Trying to understand the appraisal process can feel like trying to understand the IRS tax code. An appraisal is an educated opinion based on dozens of different factors that are always changing. Since there is very little public data available about most tracts of land, many appraisals rely heavily on opinions and predictions of the market. This uncertainty makes some people uncomfortable. At Halderman our professional appraisal staff have so much experience they reduce the uncertainty in the valuation.
As a land professional, it is important for us to explain what goes into the appraisal process and what factors impact value. Let’s take a look into the ever-changing and often challenging world of appraising land real estate.
What exactly is an appraisal? Here are a couple definitions:
The Uniform Standards of Appraisal Practices (USPAP) – The act or process of developing an opinion of value; an opinion of value. They further comment, “An appraisal is numerically expressed as a specific amount, as a range of numbers or as a relationship.” An appraiser is one who is expected to perform valuation services competently and in a manner that is independent, impartial and objective.
According to the Appraisal Institute, an appraisal is a professional opinion on the value of a property.
The word ‘opinion’ here is very important. Since land values, market conditions, and demand for land types and uses are always changing, it is hard to find solid data to base an appraisal on. As many know every farm is different and has unique attributes making the process more complicated than appraising residential property in subdivisions with many similar homes.
Not only are the factors of an appraisal difficult to track, there are also so many of them! Here are just a few that impact land value:
- Current market conditions
- Income potential
- Current land use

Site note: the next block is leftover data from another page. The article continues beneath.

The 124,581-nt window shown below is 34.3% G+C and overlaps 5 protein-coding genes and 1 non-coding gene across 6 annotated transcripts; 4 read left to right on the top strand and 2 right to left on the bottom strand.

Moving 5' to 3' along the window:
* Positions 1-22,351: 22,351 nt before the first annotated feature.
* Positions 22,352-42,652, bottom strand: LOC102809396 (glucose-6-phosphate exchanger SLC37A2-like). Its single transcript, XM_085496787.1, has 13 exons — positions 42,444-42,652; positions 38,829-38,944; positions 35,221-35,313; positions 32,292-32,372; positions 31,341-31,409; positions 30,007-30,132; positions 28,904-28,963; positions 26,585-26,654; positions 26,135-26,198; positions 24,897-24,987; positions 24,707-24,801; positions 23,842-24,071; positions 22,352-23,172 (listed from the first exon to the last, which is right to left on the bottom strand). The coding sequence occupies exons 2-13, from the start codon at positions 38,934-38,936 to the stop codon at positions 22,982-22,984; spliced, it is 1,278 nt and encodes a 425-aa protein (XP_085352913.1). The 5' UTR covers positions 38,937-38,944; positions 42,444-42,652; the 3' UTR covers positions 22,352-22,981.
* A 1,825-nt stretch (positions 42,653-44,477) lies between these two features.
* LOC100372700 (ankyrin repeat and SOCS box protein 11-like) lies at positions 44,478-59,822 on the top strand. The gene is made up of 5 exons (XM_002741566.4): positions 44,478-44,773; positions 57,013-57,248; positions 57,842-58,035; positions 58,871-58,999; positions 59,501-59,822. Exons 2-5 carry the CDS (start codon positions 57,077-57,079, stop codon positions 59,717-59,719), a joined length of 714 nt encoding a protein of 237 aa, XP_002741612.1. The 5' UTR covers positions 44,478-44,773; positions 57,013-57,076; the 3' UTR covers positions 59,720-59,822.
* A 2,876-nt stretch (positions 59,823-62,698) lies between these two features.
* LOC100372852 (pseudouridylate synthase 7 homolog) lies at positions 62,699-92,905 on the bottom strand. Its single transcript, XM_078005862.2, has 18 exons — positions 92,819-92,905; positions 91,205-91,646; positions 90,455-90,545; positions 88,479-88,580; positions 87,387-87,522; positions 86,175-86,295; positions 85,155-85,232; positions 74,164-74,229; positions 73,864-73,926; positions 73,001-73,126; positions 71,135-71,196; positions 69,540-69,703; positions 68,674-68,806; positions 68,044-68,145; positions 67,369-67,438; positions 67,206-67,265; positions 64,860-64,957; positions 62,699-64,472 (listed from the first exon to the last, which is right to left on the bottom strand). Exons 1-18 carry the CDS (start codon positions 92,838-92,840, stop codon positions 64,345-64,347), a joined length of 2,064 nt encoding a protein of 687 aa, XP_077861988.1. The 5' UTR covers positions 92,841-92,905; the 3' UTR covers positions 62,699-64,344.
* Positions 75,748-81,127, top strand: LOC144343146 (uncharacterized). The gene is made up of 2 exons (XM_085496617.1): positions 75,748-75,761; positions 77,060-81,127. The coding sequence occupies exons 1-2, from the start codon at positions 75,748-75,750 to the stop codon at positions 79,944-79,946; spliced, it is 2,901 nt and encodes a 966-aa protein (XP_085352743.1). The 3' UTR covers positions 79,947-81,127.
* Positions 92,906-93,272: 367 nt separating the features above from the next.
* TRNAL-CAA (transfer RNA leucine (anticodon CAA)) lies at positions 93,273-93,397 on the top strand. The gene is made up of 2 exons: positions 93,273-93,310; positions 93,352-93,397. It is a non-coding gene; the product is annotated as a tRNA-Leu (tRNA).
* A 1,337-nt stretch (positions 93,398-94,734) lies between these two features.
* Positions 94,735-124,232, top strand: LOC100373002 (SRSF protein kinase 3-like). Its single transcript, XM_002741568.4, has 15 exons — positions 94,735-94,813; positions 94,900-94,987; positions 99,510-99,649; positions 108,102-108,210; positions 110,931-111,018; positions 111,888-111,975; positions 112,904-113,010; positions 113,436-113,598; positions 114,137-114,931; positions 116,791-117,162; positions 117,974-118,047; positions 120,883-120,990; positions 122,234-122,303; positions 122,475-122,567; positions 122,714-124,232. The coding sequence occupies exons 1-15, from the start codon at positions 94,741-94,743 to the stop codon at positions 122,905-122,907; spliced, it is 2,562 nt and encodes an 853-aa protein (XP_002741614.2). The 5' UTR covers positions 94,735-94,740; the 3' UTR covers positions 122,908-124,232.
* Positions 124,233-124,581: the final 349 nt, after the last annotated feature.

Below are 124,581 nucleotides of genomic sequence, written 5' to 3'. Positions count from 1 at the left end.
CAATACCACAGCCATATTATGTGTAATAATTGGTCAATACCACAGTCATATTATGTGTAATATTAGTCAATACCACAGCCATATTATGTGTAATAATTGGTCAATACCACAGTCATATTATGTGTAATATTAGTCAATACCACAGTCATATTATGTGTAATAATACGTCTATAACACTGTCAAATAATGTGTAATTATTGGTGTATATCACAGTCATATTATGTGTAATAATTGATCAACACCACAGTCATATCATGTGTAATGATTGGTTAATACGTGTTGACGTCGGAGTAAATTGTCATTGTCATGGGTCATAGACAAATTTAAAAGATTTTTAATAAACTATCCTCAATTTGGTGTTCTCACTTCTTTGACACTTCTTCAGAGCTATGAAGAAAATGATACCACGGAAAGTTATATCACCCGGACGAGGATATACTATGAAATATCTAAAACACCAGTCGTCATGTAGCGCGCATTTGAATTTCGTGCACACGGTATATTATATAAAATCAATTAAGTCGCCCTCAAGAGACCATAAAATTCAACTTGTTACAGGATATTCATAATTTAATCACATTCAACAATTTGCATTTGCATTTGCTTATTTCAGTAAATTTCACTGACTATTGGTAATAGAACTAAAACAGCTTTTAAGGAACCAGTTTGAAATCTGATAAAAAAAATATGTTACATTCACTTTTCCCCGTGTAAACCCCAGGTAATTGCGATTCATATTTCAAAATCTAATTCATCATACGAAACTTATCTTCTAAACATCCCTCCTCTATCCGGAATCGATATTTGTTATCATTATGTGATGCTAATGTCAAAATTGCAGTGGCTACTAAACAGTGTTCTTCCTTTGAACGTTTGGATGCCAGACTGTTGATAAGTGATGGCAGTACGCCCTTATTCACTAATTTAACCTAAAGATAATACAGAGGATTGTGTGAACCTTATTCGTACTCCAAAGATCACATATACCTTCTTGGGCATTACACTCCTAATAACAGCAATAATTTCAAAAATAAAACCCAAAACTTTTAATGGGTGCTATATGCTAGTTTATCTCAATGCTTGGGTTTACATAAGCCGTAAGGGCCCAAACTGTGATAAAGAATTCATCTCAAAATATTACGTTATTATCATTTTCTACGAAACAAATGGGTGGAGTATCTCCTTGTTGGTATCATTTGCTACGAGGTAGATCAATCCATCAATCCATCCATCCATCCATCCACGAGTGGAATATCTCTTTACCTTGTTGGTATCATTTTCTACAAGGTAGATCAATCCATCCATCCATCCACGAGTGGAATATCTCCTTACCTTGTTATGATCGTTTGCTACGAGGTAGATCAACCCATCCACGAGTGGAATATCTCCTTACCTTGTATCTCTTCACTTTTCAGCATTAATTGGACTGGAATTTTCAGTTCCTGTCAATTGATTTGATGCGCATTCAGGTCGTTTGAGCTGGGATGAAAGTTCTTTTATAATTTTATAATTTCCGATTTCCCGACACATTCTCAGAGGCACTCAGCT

- Soil type
- Environmental hazards
- Surrounding area/neighborhood
- Local and national land use regulations
- Water/lack of water on a property
- Access to mineral rights
- Highest and best use
We need a nap just after typing that list!
With all this in mind, what is the best way to go about getting an appraisal? There are dozens of methods out there, ranging from the income approach to the sales comparison approach. Some blogs suggest ‘do-it-yourself’ equations to figure out your land’s worth. We STRONGLY recommend against this. As you’ve seen in this article, appraisals are extremely complex and require the help of a professional. While it is impossible to find an exact value, there are tried-and-true ways you and a land professional can use to get the most accurate value of your land possible.
Land Value Estimation
Bare land may be thought of as a blank canvas. The value will change based on what the buyer/owner does with the land. The land use and structures built on the land can dramatically change the value. For example, imagine a plot of land that has the perfect location, soil type, and zoning to be a residential subdivision. If the buyer develops it as a subdivision, the value of the land could be much higher than if the buyer decides to use the land for a completely different use, such as crop production. This is known as analyzing the highest and best use.
There’s a reason appraisals should be left to the professionals. It takes years of experience and a solid understanding of market trends to even begin to understand land value. Also the common statement about value is that it is all “location, location, location” is true and learning the subtle nuances of various farm locations takes years. While we don’t recommend you trying to appraise your own land without the help of a professional, we hope this glance into appraisals makes you appreciate all the work that goes into it.
If you would like to discuss how Halderman can HELP you manage your farmland assets, you can contact us at: https://www.halderman.com/